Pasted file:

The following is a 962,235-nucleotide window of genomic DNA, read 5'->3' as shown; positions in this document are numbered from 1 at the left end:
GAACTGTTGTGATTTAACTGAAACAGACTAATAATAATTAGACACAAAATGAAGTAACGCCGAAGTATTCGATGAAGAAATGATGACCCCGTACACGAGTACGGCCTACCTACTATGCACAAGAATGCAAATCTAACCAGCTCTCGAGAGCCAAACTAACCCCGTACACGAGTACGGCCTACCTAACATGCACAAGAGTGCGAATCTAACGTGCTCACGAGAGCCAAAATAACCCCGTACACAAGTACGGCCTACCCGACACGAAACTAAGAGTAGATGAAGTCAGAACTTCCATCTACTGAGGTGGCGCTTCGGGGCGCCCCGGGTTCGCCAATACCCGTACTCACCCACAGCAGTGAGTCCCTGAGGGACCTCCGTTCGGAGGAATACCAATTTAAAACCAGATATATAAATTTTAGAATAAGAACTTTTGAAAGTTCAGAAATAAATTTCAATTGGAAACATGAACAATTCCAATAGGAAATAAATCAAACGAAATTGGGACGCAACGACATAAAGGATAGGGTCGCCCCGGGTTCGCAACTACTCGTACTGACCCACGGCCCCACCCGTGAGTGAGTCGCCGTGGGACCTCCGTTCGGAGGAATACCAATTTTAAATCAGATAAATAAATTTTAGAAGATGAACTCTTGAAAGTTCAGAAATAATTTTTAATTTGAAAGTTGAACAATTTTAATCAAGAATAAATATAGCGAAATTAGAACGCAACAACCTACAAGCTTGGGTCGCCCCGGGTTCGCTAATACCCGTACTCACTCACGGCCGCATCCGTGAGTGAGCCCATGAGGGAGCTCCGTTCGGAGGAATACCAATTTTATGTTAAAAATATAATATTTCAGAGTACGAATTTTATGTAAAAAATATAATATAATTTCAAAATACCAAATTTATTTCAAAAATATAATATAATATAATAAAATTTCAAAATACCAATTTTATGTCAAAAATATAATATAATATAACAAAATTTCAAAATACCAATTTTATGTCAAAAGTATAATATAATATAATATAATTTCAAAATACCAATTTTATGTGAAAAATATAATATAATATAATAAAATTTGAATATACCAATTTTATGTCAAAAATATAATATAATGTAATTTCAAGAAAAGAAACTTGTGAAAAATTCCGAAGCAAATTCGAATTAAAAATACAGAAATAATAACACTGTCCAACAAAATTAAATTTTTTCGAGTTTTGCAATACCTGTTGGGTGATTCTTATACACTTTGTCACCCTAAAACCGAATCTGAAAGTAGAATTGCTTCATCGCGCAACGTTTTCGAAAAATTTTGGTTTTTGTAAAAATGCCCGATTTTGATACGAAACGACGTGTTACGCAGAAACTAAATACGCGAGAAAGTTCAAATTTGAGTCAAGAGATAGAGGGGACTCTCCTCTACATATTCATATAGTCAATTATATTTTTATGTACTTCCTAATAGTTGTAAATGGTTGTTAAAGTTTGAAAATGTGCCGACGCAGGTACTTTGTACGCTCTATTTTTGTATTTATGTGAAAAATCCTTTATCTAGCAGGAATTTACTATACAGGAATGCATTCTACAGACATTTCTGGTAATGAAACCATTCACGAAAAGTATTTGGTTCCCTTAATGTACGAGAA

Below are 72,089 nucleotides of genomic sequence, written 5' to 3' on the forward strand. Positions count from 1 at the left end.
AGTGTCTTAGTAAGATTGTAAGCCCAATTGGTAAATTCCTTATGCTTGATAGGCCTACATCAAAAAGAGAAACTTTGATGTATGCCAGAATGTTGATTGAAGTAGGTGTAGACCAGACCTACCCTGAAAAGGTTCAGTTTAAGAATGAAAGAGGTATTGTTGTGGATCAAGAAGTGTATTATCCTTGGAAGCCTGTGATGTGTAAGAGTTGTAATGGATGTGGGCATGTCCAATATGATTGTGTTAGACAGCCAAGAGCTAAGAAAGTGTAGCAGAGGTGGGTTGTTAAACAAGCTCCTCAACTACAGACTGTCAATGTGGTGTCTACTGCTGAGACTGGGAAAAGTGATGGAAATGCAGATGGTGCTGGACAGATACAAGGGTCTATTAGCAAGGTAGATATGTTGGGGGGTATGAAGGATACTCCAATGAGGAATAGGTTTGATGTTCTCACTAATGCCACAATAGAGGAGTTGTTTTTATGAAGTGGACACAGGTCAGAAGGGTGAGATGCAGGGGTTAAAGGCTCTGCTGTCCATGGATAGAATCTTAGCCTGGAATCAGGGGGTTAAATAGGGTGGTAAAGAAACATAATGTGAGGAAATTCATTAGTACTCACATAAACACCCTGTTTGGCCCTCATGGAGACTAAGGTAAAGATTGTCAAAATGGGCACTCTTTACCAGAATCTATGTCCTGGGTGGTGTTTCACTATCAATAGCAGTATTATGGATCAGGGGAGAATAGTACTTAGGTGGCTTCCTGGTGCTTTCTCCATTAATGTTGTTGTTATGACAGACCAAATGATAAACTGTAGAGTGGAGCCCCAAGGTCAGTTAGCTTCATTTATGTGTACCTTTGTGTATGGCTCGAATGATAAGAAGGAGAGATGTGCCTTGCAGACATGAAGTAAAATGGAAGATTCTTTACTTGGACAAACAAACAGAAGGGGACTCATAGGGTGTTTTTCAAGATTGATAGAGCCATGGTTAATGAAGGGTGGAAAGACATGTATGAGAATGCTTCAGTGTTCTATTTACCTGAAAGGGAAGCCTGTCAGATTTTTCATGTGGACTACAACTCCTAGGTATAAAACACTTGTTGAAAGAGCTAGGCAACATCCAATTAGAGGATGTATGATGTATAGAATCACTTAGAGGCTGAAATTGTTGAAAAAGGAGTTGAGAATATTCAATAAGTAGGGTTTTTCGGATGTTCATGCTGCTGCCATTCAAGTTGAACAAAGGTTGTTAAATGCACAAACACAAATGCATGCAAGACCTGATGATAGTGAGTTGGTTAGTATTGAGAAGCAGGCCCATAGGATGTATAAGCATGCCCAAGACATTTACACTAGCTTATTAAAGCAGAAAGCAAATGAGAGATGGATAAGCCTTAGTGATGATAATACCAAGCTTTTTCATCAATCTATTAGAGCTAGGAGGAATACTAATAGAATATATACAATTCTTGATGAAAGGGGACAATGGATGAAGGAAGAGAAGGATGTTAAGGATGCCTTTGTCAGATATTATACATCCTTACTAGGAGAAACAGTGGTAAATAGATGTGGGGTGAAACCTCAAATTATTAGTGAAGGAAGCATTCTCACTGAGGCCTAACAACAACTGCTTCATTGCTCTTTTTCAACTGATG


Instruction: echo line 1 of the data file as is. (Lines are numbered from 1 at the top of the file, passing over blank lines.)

The following is a 962,235-nucleotide window of genomic DNA, read 5'->3' as shown; positions in this document are numbered from 1 at the left end: